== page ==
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Enlighten, enrich and amuse. This is a fun discussion.

[Atari] may have had proprietary architecture (their own design) in a tornado market, but how was it open architecture? Where was the value chain? - Padavona

The value chain was in the production of Atari Cartridges for the Atari Console. Many companies produced games for the Atari Game console; there is your Value Chain; there is your open architecture. It just so happens that it didn't work out because Atari's leadership provided textbook examples of how to run a company and a brand into the ground.

What you had was a slew of competing technologies in a red hot market. Yes I remember Pong, but clearly Atari's 2600 was the first huge far reaching success in this market. - Padavona

In 1980 (the entry point for my example) there was not a “basket of competitors.” There was basically just Atari: the Gorilla / Monopoly.

In the history of gorilla gaming in high technology - one little mention in passing in one sentence in a book devoted to high technology. Does that mean . . . -BB

It means that when you're trying to sell a book about an investment strategy, it does not behoove you to illustrate the greatest example that strategy faltering. I realize that you would not have held Atari for 20 years from 1980 if you read the book. However, Atari was already piling up enormas losses by 1983! One must constantly be on the lookout for a changing landscape; the market will be quick to punish failure.

Their example of Atari as one of the players in the PC industry did not properly underscore how Dominant Atari was in the gaming console world.

I'm not sure most or all or even a few gorilla gamers would say that about the home gaming market. Certainly not about an early adoption market where the basket approach of candidates is the better strategy. -BB

I don't think ANYONE would touch that market now. I see more blood and carcasses there than in your average slaughterhouse! (both literally in the games and figuratively in the companies that produced them).

Apple went public . . . AMD went public in . . . What would have happened had we tossed $500K into Intel back in 1971 . . . BB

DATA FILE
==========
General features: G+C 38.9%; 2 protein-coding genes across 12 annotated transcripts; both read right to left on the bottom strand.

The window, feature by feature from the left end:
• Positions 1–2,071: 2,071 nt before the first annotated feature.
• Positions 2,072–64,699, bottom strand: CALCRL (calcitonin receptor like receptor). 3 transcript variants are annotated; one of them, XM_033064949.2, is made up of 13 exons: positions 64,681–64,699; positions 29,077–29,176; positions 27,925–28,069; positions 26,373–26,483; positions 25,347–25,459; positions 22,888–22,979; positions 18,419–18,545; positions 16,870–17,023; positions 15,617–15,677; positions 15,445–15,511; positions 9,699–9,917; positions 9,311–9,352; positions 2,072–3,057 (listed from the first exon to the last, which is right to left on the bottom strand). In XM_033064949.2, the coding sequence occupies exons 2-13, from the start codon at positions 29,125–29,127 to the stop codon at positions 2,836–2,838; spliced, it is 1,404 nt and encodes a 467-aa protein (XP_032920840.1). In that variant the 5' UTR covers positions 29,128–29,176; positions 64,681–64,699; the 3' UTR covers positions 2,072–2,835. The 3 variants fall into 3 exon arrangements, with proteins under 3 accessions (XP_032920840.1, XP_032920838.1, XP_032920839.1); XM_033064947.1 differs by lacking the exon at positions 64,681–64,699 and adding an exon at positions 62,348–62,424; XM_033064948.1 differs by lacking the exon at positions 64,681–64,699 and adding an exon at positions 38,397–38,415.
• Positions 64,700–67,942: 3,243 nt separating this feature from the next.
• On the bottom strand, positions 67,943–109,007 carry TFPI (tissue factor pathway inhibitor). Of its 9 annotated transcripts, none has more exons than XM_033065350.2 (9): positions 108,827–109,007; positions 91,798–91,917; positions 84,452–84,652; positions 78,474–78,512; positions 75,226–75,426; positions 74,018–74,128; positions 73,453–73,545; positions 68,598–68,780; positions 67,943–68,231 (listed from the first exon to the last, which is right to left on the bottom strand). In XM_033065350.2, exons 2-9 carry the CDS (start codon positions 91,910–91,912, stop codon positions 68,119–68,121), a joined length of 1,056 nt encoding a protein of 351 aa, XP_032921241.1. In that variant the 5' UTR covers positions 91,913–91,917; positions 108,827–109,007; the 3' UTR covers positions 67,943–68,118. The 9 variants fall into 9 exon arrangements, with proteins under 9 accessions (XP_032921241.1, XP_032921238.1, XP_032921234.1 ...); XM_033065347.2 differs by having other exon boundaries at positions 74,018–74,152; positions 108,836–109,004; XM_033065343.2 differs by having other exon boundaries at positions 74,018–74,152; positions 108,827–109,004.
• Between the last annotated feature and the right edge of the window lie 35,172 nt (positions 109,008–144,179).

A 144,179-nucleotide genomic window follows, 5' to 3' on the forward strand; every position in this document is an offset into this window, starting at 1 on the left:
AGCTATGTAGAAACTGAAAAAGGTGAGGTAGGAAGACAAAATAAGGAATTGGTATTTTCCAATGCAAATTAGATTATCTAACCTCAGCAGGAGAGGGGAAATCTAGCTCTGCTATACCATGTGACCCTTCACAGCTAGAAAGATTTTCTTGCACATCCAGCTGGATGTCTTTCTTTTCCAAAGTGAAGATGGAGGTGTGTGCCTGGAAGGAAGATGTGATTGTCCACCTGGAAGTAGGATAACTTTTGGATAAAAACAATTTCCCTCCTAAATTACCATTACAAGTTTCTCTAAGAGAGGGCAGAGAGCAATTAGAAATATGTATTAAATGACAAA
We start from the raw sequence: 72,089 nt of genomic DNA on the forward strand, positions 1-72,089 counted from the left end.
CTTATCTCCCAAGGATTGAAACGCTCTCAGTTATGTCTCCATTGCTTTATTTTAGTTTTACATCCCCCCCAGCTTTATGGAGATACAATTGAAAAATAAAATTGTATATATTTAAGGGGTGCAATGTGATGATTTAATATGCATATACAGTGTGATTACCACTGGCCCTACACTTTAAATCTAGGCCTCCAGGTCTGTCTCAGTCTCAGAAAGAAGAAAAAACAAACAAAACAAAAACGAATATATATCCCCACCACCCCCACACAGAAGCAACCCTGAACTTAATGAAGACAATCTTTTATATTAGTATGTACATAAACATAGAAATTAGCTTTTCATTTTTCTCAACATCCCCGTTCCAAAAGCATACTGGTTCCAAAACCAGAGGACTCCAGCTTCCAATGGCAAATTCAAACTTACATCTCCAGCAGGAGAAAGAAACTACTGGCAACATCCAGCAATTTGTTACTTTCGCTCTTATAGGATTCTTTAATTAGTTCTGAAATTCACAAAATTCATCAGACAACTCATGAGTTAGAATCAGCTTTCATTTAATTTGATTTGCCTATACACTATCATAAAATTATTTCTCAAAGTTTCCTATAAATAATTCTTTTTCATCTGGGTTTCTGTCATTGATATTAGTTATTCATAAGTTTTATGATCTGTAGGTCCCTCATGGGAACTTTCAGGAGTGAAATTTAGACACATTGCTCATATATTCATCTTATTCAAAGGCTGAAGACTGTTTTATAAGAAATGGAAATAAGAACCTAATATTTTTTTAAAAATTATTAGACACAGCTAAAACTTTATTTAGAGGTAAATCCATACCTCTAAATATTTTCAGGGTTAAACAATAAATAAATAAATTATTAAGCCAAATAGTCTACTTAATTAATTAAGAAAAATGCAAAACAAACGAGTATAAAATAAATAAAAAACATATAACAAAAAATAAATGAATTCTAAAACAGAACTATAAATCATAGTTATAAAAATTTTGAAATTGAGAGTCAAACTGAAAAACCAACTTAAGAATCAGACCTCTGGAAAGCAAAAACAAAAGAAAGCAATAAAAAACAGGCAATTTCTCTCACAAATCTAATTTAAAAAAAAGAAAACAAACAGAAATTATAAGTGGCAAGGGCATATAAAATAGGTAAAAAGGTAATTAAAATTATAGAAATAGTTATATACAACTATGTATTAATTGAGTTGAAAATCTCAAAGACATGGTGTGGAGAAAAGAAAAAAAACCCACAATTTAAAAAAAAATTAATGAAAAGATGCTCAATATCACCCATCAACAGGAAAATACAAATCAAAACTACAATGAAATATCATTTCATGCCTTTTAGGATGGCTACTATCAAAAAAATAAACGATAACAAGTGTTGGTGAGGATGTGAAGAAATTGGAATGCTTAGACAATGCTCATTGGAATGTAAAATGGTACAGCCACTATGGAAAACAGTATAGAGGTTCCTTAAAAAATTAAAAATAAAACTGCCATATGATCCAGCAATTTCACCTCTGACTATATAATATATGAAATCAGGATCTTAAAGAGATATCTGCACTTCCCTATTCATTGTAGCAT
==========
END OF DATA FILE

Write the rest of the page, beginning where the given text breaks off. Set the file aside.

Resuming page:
You are very fond of this example. I never said to invest in Apple when it went public. I certainly never said to invest in AMD when it went public (I did say to invest in Jan 2000, though).

And why would anyone, even Gorilla Gamers, invest in INTC when it went public? There was no tornado yet, no bowling alley – heck there wasn't even a Garage. INTC was not even a mouse or a duck, let alone a Gorilla; a mouse, FYI, is even weaker than a chimp :-).

Can you show me, using data from 1971 alone, why I should have bought INTC when it went public as part of the GG? If not, please stop using this example. It's tiresome and, frankly, it makes no sense. You can just as easily illustrate your point by showing that once INTC emerged as a gorilla (I don't know the date – but you should) they continued to provide stellar returns to date.

Buying AMD when it went public? Please. How about buying AMD when it was clear that their Athlon microprocessor was a discontinuous innovation (September 1999): Up 375% in less than a year! That's a little better example – don't you think?

Let's zip over to the April 19th Rule Maker report on the first quarter's numbers for 2000:

Or we could look here for another analysis:

Intel actually had higher OPERATING INCOME in Q1 of last year compared with this year. . .

Probably the most important number that should concern AMD investors from Intel's quarterly report is Intel's growth in microprocessor revenues YOY.

That number was a measly: 2.8%

For comparison AMD's grew:63.0%

Not quite as rosy –huh?

TMFFuz Talks about The Innovator's Dilemma and being attacked from below. If you think that the Athlon is targeting the low end or is an inferior product, or is in any way an “attack from below” then you had best check out some benchmarks! It's more like a nuke.

There are quite a few companies today that you should be purchasing for the next decade.

Among them are EGRP, GMST, QCOM, CRA, and LHSP (maybe even JDSU)– Just pick good entry points (like EGRP now!). I would not add AMD to that list even though it is my largest holding; they require constant reevaluation but are still a fantastic buy for at least the next 6 months for their microprocessor business and their flash memory.

Not all [gorillas] will win, but the one's that do win will more than make up for the one's that don't in your portfolio.

I agree. I definitely believe that GG investing will provide superior returns to index investing over the long haul. Just don't get caught up in the hype; don't pay $500 billion for Cisco or $140 billion for QCOM in 2000. They are GREAT companies – but price does matter.

I would hope that if you study the gorilla game in depth, you won't be stuck holding an Atari in your portfolio for the duration of 20 years.

We agree more than we disagree, BB. We would not be stuck holding Atari if it weren't for that 20 years of fishing (I, too, hate fishing BTW). :-) Holding Atari for 20 years is not in accordance with the rules of the Gorilla Game.

I see your point though...but I can not remember ever seeing a post where any of the more respected GG posters (like BB and Mike Buckley etc...) ever state that an investor in the GG tech markets should not have to worry about keeping up with the markets...LucidDreamer

BB has stated in prior posts that “You would have been better off buying CSCO in 1990 and gone fishing for 10 years.” I can't find a link, but it's kind of a null point – don't you think?

While I feel that the Gorilla Game should be re-titled to “you should have bout CSCO in 1990,” I similarly feel that my original post should have been titled “Just don't go fishing!” :-)



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